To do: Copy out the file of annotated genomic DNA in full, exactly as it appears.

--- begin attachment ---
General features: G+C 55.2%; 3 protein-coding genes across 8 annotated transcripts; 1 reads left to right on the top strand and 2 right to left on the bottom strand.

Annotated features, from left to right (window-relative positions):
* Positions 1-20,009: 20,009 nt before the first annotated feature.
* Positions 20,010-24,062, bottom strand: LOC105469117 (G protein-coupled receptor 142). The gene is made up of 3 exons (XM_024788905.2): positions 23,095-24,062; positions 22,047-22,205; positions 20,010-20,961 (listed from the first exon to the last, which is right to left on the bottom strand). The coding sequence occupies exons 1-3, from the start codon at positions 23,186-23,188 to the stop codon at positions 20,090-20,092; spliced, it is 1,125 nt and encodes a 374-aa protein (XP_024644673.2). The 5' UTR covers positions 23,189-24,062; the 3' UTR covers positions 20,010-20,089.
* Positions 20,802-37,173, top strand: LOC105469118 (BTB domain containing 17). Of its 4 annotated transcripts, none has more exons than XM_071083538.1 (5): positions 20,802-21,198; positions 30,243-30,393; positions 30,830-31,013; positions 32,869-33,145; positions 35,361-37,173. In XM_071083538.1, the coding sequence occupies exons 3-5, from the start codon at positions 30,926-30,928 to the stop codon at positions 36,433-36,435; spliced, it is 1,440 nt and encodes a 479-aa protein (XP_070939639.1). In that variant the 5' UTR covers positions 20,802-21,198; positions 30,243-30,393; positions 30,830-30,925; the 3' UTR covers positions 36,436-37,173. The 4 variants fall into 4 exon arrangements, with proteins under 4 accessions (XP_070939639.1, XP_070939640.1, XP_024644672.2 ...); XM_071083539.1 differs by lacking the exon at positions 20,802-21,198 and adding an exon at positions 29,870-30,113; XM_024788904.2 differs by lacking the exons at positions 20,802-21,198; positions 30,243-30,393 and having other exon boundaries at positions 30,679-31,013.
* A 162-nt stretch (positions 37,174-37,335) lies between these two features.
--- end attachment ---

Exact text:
General features: G+C 55.2%; 3 protein-coding genes across 8 annotated transcripts; 1 reads left to right on the top strand and 2 right to left on the bottom strand.

Annotated features, from left to right (window-relative positions):
* Positions 1-20,009: 20,009 nt before the first annotated feature.
* Positions 20,010-24,062, bottom strand: LOC105469117 (G protein-coupled receptor 142). The gene is made up of 3 exons (XM_024788905.2): positions 23,095-24,062; positions 22,047-22,205; positions 20,010-20,961 (listed from the first exon to the last, which is right to left on the bottom strand). The coding sequence occupies exons 1-3, from the start codon at positions 23,186-23,188 to the stop codon at positions 20,090-20,092; spliced, it is 1,125 nt and encodes a 374-aa protein (XP_024644673.2). The 5' UTR covers positions 23,189-24,062; the 3' UTR covers positions 20,010-20,089.
* Positions 20,802-37,173, top strand: LOC105469118 (BTB domain containing 17). Of its 4 annotated transcripts, none has more exons than XM_071083538.1 (5): positions 20,802-21,198; positions 30,243-30,393; positions 30,830-31,013; positions 32,869-33,145; positions 35,361-37,173. In XM_071083538.1, the coding sequence occupies exons 3-5, from the start codon at positions 30,926-30,928 to the stop codon at positions 36,433-36,435; spliced, it is 1,440 nt and encodes a 479-aa protein (XP_070939639.1). In that variant the 5' UTR covers positions 20,802-21,198; positions 30,243-30,393; positions 30,830-30,925; the 3' UTR covers positions 36,436-37,173. The 4 variants fall into 4 exon arrangements, with proteins under 4 accessions (XP_070939639.1, XP_070939640.1, XP_024644672.2 ...); XM_071083539.1 differs by lacking the exon at positions 20,802-21,198 and adding an exon at positions 29,870-30,113; XM_024788904.2 differs by lacking the exons at positions 20,802-21,198; positions 30,243-30,393 and having other exon boundaries at positions 30,679-31,013.
* A 162-nt stretch (positions 37,174-37,335) lies between these two features.